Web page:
Perhaps you’ve noticed that I try out quite a few challenges. (Maybe you don’t notice, and it’s just me over-analyzing things, but whatever, I’m going to talk about challenges anyway.) By challenges, I mean new projects or experiments, like the challenge that One is Enough. In the past year or so I’ve tried:
- using no shampoo
- major downsizing (inspired by The 100 Thing Challenge)
- unplugging from technology for one whole day a week
- being vegan
- Engine 2 28-Day Challenge
- Project 333
Some of these are about my diet, or my hygiene, or just my lifestyle. Each has it’s own set of guidelines, with some being more specific than others. Using no shampoo just required replacing shampoo and conditioner with baking soda and apple cider vinegar, while the E2 28-Day Challenge included a detailed meal plan and book.
They all have one thing in common though–they were experiments. They each presented me with something new to try, to measure and observe, and to draw conclusions from my experiences.
When I try a new challenge, I often tell people about it (friends, family, or the internet) and report on my progress. Because of this accountability, I sometimes feel I have failed if I decide not to continue whatever new habit the challenge is encouraging. Especially when I stopped using shampoo. I tried that for months and tried to convince myself and my family that it was working and had great benefits, just like all the other people online who tried it and loved the results.
The truth was that I found it too much work and even after months and months of tweaking the baking soda to water ratio, trying lemon juice vs. vinegar as a rinse, and struggling to look decent on non-wash days, I was unhappy. I mean, yeah, it kinda worked, but it wasn’t the AMAZING results I’d heard about. So ya know what? I use shampoo now. Yes, I’m terrible.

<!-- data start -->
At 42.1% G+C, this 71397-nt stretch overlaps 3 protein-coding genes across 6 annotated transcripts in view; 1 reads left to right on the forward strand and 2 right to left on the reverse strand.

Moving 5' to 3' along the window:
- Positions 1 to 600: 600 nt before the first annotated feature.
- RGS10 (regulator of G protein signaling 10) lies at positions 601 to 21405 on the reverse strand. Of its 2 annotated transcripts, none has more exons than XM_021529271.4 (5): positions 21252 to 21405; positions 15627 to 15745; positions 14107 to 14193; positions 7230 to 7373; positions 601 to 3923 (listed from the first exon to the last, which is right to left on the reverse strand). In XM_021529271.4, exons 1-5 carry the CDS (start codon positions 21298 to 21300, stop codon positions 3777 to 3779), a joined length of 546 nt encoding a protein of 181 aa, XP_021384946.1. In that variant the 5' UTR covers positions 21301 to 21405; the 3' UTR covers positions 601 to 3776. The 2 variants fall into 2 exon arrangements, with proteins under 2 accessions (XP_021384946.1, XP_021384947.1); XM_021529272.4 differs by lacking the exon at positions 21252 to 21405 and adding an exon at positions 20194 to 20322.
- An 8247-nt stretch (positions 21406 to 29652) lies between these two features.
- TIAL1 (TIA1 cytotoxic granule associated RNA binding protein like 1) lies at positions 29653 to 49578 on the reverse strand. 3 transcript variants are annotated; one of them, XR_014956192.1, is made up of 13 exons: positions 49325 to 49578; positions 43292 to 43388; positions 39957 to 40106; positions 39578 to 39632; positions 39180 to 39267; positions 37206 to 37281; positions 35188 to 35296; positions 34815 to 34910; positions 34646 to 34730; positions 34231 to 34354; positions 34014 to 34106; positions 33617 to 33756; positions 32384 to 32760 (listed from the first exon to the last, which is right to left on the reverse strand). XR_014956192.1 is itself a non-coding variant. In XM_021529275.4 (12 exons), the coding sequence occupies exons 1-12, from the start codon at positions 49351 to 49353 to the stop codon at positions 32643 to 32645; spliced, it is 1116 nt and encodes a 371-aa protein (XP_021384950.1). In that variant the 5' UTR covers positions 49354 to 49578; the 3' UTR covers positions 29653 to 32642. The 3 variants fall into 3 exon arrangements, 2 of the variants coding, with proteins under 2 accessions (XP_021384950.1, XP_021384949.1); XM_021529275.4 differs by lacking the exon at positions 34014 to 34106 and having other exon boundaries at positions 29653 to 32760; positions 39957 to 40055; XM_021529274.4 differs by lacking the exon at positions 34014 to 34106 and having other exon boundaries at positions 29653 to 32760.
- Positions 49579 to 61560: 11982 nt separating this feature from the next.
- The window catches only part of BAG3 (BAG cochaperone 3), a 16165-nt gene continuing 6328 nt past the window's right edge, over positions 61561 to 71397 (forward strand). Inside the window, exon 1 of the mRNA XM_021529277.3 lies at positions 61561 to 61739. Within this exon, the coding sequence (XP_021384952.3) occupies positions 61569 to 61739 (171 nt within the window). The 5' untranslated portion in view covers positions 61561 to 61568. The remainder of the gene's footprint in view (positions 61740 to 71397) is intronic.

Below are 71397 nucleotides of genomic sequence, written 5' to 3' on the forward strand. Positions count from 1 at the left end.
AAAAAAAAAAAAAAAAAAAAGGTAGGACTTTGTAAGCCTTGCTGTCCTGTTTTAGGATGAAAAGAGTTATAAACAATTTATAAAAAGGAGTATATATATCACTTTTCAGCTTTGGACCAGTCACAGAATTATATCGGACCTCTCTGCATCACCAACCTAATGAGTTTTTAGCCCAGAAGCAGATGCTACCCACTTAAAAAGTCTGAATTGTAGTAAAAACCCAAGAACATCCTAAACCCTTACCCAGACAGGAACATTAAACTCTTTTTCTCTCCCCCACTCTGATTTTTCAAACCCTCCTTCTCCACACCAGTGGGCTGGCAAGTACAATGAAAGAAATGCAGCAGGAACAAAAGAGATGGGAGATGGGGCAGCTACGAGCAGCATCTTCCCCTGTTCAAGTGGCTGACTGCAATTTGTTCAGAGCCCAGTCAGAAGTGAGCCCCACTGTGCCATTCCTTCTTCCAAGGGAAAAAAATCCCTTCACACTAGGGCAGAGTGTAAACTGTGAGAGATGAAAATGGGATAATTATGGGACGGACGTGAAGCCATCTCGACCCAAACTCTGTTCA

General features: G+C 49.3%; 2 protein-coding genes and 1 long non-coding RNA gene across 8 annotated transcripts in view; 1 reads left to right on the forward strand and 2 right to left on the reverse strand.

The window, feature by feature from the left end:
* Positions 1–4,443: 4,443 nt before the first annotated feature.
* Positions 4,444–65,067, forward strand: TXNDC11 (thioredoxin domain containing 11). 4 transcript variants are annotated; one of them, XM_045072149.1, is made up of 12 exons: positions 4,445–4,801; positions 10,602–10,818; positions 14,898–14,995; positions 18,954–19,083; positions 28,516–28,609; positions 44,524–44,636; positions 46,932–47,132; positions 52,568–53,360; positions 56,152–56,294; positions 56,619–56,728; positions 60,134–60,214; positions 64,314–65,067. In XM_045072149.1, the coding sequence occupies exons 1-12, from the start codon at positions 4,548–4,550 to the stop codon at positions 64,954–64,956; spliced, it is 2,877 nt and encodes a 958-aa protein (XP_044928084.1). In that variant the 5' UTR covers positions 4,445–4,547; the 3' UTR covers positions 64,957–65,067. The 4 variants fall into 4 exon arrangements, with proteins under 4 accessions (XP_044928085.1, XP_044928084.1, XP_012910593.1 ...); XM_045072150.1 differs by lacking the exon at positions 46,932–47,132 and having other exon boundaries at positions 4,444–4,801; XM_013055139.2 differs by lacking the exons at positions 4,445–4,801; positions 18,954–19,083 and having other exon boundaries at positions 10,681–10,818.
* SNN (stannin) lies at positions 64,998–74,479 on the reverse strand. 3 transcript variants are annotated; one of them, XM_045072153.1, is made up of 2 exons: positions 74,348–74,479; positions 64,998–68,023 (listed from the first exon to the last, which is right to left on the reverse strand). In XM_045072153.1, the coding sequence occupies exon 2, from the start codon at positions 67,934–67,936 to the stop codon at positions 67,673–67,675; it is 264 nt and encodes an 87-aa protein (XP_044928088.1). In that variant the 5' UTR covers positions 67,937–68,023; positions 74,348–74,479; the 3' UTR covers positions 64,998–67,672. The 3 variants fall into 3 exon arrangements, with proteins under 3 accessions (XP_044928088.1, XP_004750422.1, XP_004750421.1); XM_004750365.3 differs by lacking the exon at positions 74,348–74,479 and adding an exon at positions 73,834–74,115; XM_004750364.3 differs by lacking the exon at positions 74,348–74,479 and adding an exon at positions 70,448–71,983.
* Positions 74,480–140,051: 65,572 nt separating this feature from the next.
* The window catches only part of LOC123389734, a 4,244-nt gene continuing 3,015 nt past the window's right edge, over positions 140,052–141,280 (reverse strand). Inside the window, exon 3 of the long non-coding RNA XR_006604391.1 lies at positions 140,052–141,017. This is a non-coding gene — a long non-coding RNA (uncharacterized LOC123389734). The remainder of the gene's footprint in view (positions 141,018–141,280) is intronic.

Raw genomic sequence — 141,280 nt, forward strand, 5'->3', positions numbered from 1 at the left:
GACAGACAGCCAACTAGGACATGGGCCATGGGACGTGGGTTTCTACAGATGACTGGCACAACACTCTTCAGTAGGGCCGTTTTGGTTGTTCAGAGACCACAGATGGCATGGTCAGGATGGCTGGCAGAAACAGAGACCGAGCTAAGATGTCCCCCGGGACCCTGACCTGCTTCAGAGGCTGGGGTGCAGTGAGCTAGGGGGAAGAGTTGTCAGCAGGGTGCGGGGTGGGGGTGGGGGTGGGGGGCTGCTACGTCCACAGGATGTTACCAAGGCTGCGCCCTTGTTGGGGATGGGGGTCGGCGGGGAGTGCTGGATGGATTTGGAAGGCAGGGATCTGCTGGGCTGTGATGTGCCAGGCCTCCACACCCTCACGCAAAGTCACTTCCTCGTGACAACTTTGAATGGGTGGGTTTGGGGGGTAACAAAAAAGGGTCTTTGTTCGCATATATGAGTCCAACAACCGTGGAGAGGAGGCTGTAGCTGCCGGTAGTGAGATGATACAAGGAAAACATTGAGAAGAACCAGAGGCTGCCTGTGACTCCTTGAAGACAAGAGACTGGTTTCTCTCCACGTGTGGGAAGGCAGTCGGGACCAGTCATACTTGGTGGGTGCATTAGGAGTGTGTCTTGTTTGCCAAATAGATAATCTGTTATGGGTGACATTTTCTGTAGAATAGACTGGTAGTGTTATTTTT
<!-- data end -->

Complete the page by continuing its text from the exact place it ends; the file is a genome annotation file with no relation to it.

After getting past that feeling of failure at so many of these challenges, I came to the conclusion that it doesn’t matter as long as I learned something.
- I learned that baking soda and vinegar just don’t fit into my personal hygiene regiment –but I do use a more natural shampoo to wash my hair only every few days so the natural oils keep my hair healthy.
- I learned that paring down to just 100 things wasn’t practical for my current life situation–but I am more conscious about the amount of stuff I have and what comes into my home.
- I learned that being unplugged for a whole day once a week hindered my progress on my business–but I do spend less time endlessly checking emails and Facebook and generally being unproductive.
- I learned that I’m not able to maintain a healthy and balanced vegan diet–but I do incorporate more fruits and vegetables into my diet than I did before and have plenty of new recipes in my repertoire.
Challenging yourself to something new helps you grow as a person and expand your horizons. It can change your perspective and help you gain new habits. You will not fail if you learn from the experiment–and that’s a fantastic thing!
So if you’re interested in some new challenge you heard about, try it! You may think “I can’t do that” or “That’ll never work in my house” or “Maybe I’ll wait until next (month, week, season) to start,” but go for it now! The worse that can happen is it doesn’t work out in the long-run, but you may just learn something valuable in the meantime.
P.S. In case you’re wondering, I’m still working on Project 333 and so far it’s going well! Perhaps that’s a post for another time 🙂